How To Use a Double Needle

heather handmade sewing

This post may contain affiliate links.

Learn how to use a double needle to have two rows of perfect stitching. Use it for hems for knit or woven fabric.

A great sewing skill to help your sewing look professional is knowing how to use a double needle. It’s a simple technique, but it’s hard to master unless you have some sewing tips for using a double needle on your sewing machine. 

I have been using a double needle for many years, and I’ve tried everything and read every article about how to use a double needle. These are the tips that work best for me. Let’s learn how to use a double needle!

How to Use a Twin Needle //

What is a Double needle?

A twin needle or a double needle is two sewing machine needles connected onto one shank. One needle is slightly shorter than the other needle so the bobbin can catch both threads.

A double needle sews two lines of parallel threads while the bobbin goes back and forth in a zigzag between each stitch.

How to Use a Twin Needle //

A double needle is a way to get the look of a coverstitched hem without using a coverstitch machine on knit fabrics.

A double needle can also be used on woven fabrics to sew pintucks, decorative stitching, or hems. Learn more about all the basic sewing stitches you need to sew clothing.

What sewing machine can use a double needle?

Any sewing machine can use a double needle. They are inserted like a regular sewing machine needle. The only difference is that you need two threads on top with the bobbin thread on the bottom. I give tips and ideas for making it easier to add two threads to the top of your sewing machine later in the post.

Kinds of double Needles

There are lots of different kinds, sizes, and widths of double needles.

How to Use a Twin Needle //

When looking at the information on a double needle case it will tell you what kind of needle it is like a stretch needle or universal needle. The case will also tell you the width between the two needles which is measured in millimeters and the size of the needle (i.e. 75, 80, 90, 100, etc.)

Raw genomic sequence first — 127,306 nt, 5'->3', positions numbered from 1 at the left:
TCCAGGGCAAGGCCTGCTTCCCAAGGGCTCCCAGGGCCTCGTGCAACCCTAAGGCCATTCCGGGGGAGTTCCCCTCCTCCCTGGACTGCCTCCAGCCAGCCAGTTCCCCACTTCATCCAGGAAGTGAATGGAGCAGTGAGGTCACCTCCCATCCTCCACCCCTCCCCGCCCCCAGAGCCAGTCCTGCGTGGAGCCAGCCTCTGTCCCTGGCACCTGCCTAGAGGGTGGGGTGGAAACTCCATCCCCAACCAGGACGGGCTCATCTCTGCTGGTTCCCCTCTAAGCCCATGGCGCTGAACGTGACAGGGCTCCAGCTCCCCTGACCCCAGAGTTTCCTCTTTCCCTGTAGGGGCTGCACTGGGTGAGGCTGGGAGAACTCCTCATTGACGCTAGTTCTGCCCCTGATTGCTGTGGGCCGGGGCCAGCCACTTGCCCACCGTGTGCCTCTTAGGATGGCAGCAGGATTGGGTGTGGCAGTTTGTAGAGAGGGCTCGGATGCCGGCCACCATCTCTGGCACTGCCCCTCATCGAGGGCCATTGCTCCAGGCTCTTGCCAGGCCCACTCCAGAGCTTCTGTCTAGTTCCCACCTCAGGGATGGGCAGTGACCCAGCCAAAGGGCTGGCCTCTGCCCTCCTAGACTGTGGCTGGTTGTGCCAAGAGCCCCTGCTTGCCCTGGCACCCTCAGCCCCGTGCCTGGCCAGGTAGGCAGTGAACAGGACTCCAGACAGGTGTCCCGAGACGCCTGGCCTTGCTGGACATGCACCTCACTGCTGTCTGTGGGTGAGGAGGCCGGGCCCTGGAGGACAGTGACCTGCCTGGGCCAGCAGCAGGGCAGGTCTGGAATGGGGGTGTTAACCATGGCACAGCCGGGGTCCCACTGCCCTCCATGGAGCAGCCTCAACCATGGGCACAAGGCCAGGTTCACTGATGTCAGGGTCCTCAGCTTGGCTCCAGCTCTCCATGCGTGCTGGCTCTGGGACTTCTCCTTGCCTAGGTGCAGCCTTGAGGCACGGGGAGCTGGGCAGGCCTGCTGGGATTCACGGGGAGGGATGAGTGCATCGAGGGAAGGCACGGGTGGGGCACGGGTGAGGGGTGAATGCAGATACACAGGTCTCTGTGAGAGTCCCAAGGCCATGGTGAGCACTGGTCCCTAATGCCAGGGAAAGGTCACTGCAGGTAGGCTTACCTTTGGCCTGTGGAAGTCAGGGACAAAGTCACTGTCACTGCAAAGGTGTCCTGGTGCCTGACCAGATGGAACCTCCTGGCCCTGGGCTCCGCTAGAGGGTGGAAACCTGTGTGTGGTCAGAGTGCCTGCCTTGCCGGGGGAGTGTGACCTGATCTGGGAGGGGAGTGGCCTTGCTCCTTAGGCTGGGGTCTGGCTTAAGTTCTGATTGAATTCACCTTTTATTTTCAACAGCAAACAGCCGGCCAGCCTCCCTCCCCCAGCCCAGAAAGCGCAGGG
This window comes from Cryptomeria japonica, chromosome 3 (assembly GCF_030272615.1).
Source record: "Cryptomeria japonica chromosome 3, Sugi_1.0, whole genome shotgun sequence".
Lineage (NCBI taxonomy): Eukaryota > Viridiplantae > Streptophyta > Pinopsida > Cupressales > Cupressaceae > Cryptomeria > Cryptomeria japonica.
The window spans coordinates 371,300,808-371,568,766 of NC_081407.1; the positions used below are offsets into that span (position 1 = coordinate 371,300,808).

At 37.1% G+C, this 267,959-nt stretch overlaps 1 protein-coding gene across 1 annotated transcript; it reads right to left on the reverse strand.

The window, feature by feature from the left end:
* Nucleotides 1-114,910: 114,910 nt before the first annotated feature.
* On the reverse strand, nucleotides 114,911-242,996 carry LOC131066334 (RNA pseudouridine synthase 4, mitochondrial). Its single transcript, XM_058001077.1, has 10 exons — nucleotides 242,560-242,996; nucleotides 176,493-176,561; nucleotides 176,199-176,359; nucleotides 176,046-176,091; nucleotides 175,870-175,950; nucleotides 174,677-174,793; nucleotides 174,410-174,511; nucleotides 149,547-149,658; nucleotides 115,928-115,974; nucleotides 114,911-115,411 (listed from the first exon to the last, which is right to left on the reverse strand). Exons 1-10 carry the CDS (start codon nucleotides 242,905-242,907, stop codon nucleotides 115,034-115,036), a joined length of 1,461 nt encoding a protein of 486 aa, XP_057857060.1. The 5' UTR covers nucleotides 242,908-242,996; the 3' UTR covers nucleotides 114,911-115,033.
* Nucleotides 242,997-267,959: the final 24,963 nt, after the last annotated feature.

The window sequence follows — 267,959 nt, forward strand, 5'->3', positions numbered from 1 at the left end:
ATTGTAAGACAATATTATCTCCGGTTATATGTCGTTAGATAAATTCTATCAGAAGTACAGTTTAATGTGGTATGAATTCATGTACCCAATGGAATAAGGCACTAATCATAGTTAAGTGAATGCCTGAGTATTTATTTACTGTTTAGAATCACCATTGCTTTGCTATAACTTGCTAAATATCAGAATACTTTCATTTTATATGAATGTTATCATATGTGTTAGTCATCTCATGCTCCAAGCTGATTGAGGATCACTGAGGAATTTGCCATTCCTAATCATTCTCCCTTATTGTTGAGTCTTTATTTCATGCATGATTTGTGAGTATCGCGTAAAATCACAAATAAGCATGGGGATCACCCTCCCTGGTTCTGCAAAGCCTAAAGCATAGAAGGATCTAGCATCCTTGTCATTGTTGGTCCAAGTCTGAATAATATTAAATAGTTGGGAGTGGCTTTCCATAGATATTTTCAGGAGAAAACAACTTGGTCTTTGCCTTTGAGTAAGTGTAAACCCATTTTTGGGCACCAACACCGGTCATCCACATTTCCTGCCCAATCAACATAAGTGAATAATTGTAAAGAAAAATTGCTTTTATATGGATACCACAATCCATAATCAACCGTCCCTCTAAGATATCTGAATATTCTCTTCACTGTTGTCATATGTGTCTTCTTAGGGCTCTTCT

How to Use a Twin Needle //

Make sure you use universal double needles for woven fabric and stretch double needles for knit fabric. I use my stretch double needles the most and like to have a couple extra in case the one I’m using breaks.

where to find double needles

There are lots of different places to find different sizes of double needles!

Joann Fabrics only has universal needles

  • Universal double needle

Amazon: has all kinds of needles and free shipping

Wawak has the cheapest needles but not free shipping

  • Universal double needles
  • Stretch double needle

How to Use a double Needle

Learn about the different kinds of double needles, the widths, and the sizes and how to recognize the differences. 

How to Use a Twin Needle //

If your sewing machine only has one spot for a spool of thread, then you can buy a spool pin* that fits right on your bobbin winder.

How to Use a Twin Needle //

Spool Image

Instead of buying two spools of thread for your double needle, you can guy one spool and wind two bobbins. Use a bobbin as a spool of thread.

How to Use a Twin Needle //

When you thread your sewing machine the right thread will go on the right side of the thread divider and the left thread will go on the left side of the thread divider.

How to Use a Twin Needle //

When you use a double needle then you can’t use the needle threader.

You must use a zigzag foot and a zigzag throat plate since the double needle is wide.

Once you thread the machine, put in the sewing machine needle, slowly turn the hand wheel to see if the needle hits the sewing machine foot.

Sew with a straight stitch.

Use hem tape to stabilize the hem before sewing. This is the most important part because it prevents tunneling and your fabric from stretching out. My favorite hem tape for woven fabrics is HeatnBond Lite* and my favorite hem tape for knit fabrics is HeatnBond Soft Stretch Lite*.

How to Use a Twin Needle //

I sewed some examples of using hem tape and not using hem tape to see how hem tape makes such a difference. The top fabric is a woven, the middle fabric is swimsuit fabric, and the bottom fabric is cotton spandex jersey knit.

Each sample has hem tape applied to the top hem but not on the bottom hem, and the top hem looks much better. You can also read about three different ways to hem knit fabrics.

How to Use a Twin Needle //